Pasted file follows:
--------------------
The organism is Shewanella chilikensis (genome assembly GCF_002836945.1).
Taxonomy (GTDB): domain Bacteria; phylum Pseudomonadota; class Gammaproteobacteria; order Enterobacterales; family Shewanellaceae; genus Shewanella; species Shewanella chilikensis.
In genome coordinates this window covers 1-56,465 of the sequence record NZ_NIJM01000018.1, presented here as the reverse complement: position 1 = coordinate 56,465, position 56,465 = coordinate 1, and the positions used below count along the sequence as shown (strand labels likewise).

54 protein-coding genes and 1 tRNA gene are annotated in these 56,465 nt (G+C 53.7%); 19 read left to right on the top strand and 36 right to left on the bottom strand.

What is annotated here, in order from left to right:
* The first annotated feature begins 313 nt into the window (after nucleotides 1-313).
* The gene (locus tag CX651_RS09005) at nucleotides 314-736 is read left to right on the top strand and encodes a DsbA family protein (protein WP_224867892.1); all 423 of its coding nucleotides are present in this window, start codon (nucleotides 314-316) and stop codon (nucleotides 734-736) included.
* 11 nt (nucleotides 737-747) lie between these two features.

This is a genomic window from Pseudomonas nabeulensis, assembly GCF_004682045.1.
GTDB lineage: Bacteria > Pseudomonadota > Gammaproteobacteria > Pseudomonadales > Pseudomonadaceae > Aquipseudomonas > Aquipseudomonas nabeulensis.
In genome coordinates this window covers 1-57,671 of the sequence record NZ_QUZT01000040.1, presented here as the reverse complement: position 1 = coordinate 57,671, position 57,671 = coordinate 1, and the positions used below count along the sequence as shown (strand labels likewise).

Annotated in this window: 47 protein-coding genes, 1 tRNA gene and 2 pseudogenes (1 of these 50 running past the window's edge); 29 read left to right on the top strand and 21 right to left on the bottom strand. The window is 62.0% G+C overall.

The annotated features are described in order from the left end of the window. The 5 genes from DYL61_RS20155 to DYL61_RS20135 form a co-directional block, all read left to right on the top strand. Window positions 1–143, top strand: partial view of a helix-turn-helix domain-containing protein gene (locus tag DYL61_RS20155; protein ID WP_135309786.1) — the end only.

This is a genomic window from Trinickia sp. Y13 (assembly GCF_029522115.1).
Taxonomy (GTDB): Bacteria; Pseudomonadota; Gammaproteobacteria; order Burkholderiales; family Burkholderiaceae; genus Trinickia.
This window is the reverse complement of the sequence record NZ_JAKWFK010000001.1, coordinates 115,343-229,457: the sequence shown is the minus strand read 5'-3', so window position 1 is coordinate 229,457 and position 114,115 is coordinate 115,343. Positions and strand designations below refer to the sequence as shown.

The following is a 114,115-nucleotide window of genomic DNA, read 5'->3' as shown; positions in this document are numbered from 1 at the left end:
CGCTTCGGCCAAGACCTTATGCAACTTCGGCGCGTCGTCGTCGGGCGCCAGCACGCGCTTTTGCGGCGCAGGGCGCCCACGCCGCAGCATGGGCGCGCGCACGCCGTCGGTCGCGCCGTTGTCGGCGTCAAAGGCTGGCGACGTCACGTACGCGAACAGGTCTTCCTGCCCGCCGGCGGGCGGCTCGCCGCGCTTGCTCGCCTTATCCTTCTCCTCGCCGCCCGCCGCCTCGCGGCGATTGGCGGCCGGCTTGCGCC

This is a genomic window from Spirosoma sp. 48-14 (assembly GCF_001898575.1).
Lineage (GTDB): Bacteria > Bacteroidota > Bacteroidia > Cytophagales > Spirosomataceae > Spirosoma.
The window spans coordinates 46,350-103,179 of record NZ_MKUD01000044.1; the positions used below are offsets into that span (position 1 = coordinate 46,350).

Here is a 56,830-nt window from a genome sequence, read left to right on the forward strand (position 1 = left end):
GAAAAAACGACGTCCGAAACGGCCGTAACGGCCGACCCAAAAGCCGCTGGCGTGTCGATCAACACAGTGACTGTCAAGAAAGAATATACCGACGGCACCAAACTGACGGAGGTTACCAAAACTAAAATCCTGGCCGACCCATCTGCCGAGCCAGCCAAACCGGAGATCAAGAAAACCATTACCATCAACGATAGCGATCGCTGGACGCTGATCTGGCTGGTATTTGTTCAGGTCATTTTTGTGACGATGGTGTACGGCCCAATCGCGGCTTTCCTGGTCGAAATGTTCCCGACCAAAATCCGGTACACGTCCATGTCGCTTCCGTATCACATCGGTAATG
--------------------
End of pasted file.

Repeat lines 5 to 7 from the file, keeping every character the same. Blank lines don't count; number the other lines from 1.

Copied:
What is annotated here, in order from left to right:
* The first annotated feature begins 313 nt into the window (after nucleotides 1-313).
* The gene (locus tag CX651_RS09005) at nucleotides 314-736 is read left to right on the top strand and encodes a DsbA family protein (protein WP_224867892.1); all 423 of its coding nucleotides are present in this window, start codon (nucleotides 314-316) and stop codon (nucleotides 734-736) included.